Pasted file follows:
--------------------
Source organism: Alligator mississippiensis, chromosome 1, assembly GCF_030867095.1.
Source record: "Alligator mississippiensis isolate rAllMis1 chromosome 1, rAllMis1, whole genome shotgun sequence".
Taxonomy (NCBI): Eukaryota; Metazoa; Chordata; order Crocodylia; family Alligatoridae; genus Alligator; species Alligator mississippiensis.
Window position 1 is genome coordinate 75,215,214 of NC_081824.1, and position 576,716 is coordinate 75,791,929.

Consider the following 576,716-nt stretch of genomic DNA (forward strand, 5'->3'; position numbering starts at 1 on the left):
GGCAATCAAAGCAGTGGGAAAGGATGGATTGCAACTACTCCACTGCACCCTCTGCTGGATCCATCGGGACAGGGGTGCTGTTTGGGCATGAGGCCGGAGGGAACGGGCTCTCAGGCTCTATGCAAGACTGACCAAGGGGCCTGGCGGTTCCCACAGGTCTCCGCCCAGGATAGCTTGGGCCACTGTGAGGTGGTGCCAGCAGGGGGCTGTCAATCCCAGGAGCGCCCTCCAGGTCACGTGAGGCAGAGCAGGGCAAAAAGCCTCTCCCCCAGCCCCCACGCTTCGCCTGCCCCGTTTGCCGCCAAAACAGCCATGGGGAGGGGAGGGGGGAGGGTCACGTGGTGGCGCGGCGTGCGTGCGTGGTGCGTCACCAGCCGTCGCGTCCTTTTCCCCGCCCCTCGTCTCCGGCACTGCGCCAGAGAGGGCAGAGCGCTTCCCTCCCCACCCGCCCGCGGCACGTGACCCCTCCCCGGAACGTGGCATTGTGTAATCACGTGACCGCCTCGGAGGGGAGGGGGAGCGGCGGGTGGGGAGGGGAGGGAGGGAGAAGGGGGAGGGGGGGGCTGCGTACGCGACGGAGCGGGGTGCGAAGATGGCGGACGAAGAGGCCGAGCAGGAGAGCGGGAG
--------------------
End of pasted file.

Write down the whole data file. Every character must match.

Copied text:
Source organism: Alligator mississippiensis, chromosome 1, assembly GCF_030867095.1.
Source record: "Alligator mississippiensis isolate rAllMis1 chromosome 1, rAllMis1, whole genome shotgun sequence".
Taxonomy (NCBI): Eukaryota; Metazoa; Chordata; order Crocodylia; family Alligatoridae; genus Alligator; species Alligator mississippiensis.
Window position 1 is genome coordinate 75,215,214 of NC_081824.1, and position 576,716 is coordinate 75,791,929.

Consider the following 576,716-nt stretch of genomic DNA (forward strand, 5'->3'; position numbering starts at 1 on the left):
GGCAATCAAAGCAGTGGGAAAGGATGGATTGCAACTACTCCACTGCACCCTCTGCTGGATCCATCGGGACAGGGGTGCTGTTTGGGCATGAGGCCGGAGGGAACGGGCTCTCAGGCTCTATGCAAGACTGACCAAGGGGCCTGGCGGTTCCCACAGGTCTCCGCCCAGGATAGCTTGGGCCACTGTGAGGTGGTGCCAGCAGGGGGCTGTCAATCCCAGGAGCGCCCTCCAGGTCACGTGAGGCAGAGCAGGGCAAAAAGCCTCTCCCCCAGCCCCCACGCTTCGCCTGCCCCGTTTGCCGCCAAAACAGCCATGGGGAGGGGAGGGGGGAGGGTCACGTGGTGGCGCGGCGTGCGTGCGTGGTGCGTCACCAGCCGTCGCGTCCTTTTCCCCGCCCCTCGTCTCCGGCACTGCGCCAGAGAGGGCAGAGCGCTTCCCTCCCCACCCGCCCGCGGCACGTGACCCCTCCCCGGAACGTGGCATTGTGTAATCACGTGACCGCCTCGGAGGGGAGGGGGAGCGGCGGGTGGGGAGGGGAGGGAGGGAGAAGGGGGAGGGGGGGGCTGCGTACGCGACGGAGCGGGGTGCGAAGATGGCGGACGAAGAGGCCGAGCAGGAGAGCGGGAG